• Export Citation
  • PetriC.ScorzaR.2010Factors affecting adventitious regeneration from in vitro leaf explants of ‘Improved French’ plum, the most important dried plum cultivar in the USAAnn. Appl. Biol.1567989

    • Search Google Scholar
    • Export Citation
  • PredieriS.MalavasiF.F.F.1989High-frequency shoot regeneration from leaves of the apple rootstock M26 (Malus pumila mill.). Plant Cell TissOrg. Cult.17133142

    • Search Google Scholar
    • Export Citation
  • PreethiD.SridharT.M.NaiduC.V.2011Efficient protocol for indirect shoot regeneration from leaf explants of Stevia rebaudiana (Bert.) An important calorie free biosweetnerJ. Phytol.35660

    • Search Google Scholar
    • Export Citation
  • QuoirinM.LepoivreP.1977Improved media for in vitro culture of Prunus spActa Hort.78437442

  • RustaeeM.NazeriS.GhadimzadehM.MalboobiM.A.2007Optimizing in vitro regeneration from Iranian native dwarf rootstock of apple (Malus domestica Borkh)Intl. J. Agr. Biol.9775778

    • Search Google Scholar
    • Export Citation
  • SarwarM.SkirvinR.M.1997Effect of thidiazuron and 6-benzylaminopurine on adventitious shoot regeneration from leaves of three strains of ‘McIntosh’ apple (Malus X domestica Borkh.) in vitroSci. Hort.6895100

    • Search Google Scholar
    • Export Citation
  • SharmaT.ModgilM.ThakurM.2007Factors affecting induction and development of in vitro rooting in apple rootstocksIndian J. Exp. Biol.45824829

    • Search Google Scholar
    • Export Citation
  • SharmaV.GuptaS.K.DhimanM.2012Regeneration of plants from nodal and internodal segment cultures of Ephedra gerardiana using thidiazuronPlant Tissue Cult. Biotechnol.22153161

    • Search Google Scholar
    • Export Citation
  • SmolkaA.LiX.Y.HeikeltC.WelanderM.ZhuL.H.2010Effects of transgenic rootstocks on growth and development of non-transgenic scion cultivars in appleTransgenic Res.19933948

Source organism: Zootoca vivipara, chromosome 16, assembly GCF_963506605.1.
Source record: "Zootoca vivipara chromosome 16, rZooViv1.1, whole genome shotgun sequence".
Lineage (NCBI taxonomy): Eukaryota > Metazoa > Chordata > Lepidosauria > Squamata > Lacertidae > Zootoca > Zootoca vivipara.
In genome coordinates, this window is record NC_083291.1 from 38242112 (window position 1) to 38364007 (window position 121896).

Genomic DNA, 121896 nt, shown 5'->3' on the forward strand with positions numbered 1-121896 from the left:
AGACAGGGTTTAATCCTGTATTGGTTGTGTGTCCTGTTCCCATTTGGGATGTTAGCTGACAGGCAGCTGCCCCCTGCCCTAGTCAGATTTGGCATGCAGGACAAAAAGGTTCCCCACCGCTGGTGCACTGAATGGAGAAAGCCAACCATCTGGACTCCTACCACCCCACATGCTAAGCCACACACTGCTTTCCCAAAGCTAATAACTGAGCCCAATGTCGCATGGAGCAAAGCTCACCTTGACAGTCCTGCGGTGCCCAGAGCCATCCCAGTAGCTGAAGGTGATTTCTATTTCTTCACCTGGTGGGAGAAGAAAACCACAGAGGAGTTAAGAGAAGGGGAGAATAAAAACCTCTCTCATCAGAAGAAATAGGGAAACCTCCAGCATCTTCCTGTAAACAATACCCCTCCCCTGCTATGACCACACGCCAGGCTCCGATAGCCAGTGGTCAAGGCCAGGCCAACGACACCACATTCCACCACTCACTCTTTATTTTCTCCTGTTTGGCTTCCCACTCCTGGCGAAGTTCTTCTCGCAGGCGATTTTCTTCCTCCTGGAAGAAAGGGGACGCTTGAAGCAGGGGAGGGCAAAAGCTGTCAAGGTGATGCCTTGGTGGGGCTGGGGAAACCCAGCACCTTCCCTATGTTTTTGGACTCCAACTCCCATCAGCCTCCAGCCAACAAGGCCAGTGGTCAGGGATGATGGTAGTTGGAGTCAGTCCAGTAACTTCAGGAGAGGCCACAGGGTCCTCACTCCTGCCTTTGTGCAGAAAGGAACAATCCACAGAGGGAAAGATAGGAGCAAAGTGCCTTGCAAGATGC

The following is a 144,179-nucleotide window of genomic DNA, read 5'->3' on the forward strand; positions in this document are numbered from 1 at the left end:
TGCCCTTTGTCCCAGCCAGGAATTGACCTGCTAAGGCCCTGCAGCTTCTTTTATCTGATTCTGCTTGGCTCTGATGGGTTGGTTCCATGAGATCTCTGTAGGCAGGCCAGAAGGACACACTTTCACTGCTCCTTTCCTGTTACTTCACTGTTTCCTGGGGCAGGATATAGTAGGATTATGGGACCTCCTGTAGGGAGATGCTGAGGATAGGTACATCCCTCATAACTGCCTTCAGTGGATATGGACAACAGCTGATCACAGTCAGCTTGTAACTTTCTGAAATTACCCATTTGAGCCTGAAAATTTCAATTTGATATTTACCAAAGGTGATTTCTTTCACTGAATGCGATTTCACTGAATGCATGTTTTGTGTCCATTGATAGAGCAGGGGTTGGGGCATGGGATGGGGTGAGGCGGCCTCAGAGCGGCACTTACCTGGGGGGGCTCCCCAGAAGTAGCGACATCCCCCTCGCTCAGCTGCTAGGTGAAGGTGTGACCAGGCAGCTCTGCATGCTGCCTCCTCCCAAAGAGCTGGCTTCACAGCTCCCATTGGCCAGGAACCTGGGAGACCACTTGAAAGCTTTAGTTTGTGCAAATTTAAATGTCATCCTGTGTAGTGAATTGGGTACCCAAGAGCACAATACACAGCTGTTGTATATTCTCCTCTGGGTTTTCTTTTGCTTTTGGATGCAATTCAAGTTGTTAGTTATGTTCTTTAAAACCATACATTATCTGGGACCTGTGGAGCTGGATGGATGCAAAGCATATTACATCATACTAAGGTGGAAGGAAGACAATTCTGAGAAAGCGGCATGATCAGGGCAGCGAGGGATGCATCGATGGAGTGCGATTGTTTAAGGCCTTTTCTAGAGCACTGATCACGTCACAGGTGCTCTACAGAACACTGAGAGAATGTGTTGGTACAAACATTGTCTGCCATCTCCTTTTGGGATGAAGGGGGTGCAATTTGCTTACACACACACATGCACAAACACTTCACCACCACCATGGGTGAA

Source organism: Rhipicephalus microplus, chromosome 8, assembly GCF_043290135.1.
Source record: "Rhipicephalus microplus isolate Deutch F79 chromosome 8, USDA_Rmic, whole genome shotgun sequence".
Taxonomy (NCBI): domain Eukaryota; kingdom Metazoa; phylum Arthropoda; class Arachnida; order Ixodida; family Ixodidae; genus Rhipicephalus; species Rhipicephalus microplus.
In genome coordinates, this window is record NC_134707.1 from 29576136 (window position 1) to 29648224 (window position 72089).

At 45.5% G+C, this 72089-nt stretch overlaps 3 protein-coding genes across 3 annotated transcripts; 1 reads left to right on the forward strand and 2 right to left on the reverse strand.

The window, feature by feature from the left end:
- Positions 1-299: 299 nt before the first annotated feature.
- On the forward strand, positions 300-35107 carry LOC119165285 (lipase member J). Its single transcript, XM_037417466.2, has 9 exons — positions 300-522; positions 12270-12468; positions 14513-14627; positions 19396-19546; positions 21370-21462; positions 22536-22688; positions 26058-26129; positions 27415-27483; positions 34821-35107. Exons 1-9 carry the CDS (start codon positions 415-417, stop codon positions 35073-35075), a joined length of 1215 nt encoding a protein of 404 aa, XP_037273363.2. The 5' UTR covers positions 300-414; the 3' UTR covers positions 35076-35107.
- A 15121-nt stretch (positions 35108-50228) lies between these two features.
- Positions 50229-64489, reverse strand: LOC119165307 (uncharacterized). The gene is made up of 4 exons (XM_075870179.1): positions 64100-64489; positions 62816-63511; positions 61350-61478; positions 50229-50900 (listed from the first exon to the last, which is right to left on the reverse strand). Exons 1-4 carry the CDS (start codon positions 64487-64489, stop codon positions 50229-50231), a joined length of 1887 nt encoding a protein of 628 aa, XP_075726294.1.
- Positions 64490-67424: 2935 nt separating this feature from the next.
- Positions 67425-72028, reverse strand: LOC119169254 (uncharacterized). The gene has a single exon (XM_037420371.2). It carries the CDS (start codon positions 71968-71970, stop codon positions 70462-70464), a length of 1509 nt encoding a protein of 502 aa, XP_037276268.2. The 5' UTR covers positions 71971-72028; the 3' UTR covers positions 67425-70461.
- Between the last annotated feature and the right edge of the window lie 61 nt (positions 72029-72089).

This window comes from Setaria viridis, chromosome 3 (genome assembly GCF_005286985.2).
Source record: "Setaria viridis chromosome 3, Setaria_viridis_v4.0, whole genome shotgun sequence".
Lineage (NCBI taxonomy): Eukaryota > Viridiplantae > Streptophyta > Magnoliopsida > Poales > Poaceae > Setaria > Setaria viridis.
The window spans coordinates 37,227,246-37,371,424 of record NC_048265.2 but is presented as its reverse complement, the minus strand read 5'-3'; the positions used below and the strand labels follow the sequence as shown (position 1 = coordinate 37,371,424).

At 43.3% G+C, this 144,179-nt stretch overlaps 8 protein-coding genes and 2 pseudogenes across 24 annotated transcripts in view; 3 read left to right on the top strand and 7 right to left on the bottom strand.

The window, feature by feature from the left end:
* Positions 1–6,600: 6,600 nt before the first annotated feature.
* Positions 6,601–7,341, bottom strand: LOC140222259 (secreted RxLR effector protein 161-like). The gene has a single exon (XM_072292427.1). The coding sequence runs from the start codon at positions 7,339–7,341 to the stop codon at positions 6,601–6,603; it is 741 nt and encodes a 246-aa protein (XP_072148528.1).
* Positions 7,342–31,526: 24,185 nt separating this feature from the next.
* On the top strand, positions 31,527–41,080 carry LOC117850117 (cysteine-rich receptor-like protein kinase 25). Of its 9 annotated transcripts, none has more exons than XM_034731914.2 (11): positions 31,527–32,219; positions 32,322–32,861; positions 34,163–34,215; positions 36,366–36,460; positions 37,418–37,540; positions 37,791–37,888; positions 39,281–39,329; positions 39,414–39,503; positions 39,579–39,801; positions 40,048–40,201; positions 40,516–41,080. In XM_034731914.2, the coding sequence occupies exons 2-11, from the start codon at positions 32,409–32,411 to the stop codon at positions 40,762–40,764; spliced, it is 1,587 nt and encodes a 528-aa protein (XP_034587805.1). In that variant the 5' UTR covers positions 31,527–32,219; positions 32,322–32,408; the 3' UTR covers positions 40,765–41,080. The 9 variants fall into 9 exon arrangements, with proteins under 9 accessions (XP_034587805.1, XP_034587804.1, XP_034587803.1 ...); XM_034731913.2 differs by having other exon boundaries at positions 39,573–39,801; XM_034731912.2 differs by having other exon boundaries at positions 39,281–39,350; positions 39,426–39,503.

• Search Google Scholar
    • Export Citation
  • SoejimaJ.YoshidaY.HaniudaT.BesshoH.TsuchiyaS.MasudaT.KomoriS.SanadaT.ItoY.SadamoriS.KashimuraY.2010New dwarfing apple rootstocks ‘JM 1’, ‘JM 7’ and ‘JM 8’Bul. Natl. Inst. Fruit Tree Sci.11116

    • Search Google Scholar
    • Export Citation
  • SuY.H.LiuY.B.ZhangX.S.2011Auxin–cytokinin interaction regulates meristem developmentMol. Plant4616625

  • SunQ.R.SunH.Y.BellR.L.LiL.G.XinL.TaoJ.H.LiQ.2014Optimisation of the media for in vitro shoot proliferation and root induction in three new cold-hardy and dwarfing or semi-dwarfing clonal apple rootstocksJ. Hort. Sci. Biotechnol.89381388

    • Search Google Scholar
    • Export Citation
  • TomsoneS.GertnereD.NovikovaD.2004The influence of thidiazuron on shoot regeneration and proliferation of rhododendrons in vitroActa Univ. Latv. Biology676239242

    • Search Google Scholar
    • Export Citation
  • VilaS.K.ReyH.Y.MroginskiL.A.2004Influence of genotype and explant source on indirect organogenesis by in vitro culture of leaves of Melia azedarach LBiocell283541

    • Search Google Scholar
    • Export Citation
  • Virscek-MarnM.BohanecB.JavornikB.1999Adventitious shoot regeneration from apple leaves—Optimisation of the protocol and assessment of genetic variation among regenerantsPhyton (Horn Austria)396170

    • Search Google Scholar
    • Export Citation
  • WangB.PengD.X.LiuL.J.SunZ.X.ZhangN.GaoS.M.2007An efficient adventitious shoot regeneration system for ramie (Boehmeria nivea Gaud) using thidiazuronBot. Stud.48173180

    • Search Google Scholar
    • Export Citation
  • WangD.F.SunW.L.CuiJ.H.WangZ.G.TanL.D.1993Cultivated test of apple dwarfed interstocks GM256China Fruits135

  • WangH.M.LiuH.M.WangW.J.ZuY.G.2008Effects of Thidiazuron, basal medium and light quality on adventitious shoot regeneration from in vitro cultured stem of Populus alba ×P. berolinensisJ. For. Res.19257259

    • Search Google Scholar
    • Export Citation
  • WelanderM.MaheswaranG.1992Shoot regeneration from leaf explants of dwarfing apple rootstocksJ. Plant Physiol.140223228

  • YassenM.AhmadT.AbbasiN.A.2009Assessment of apple rootstocks M9 and M26 for in vitro rooting potential using different carbon sourcesPak. J. Bot.41769781

    • Search Google Scholar
    • Export Citation
  • YepesL.M.AldwinckleH.S.1994Factors that affect leaf regeneration efficiency in apple, and effect of antibiotics in morphogenesisPlant Cell Tiss. Org. Cult.37257269

    • Search Google Scholar
    • Export Citation
  • YorgancilarM.ErisenS.2011The effect of thidiazuron (TDZ) on shoot regeneration of Astragalus schizopterusJ. Animal Plant Sci.21519524

  • ZhuL.H.HoleforsA.AhlmanA.XueZ.T.WelanderM.2001Transformation of the apple rootstock M.9/29 with the rolB gene and its influence on rooting and growthPlant Sci.160433439

    • Search Google Scholar
    • Export Citation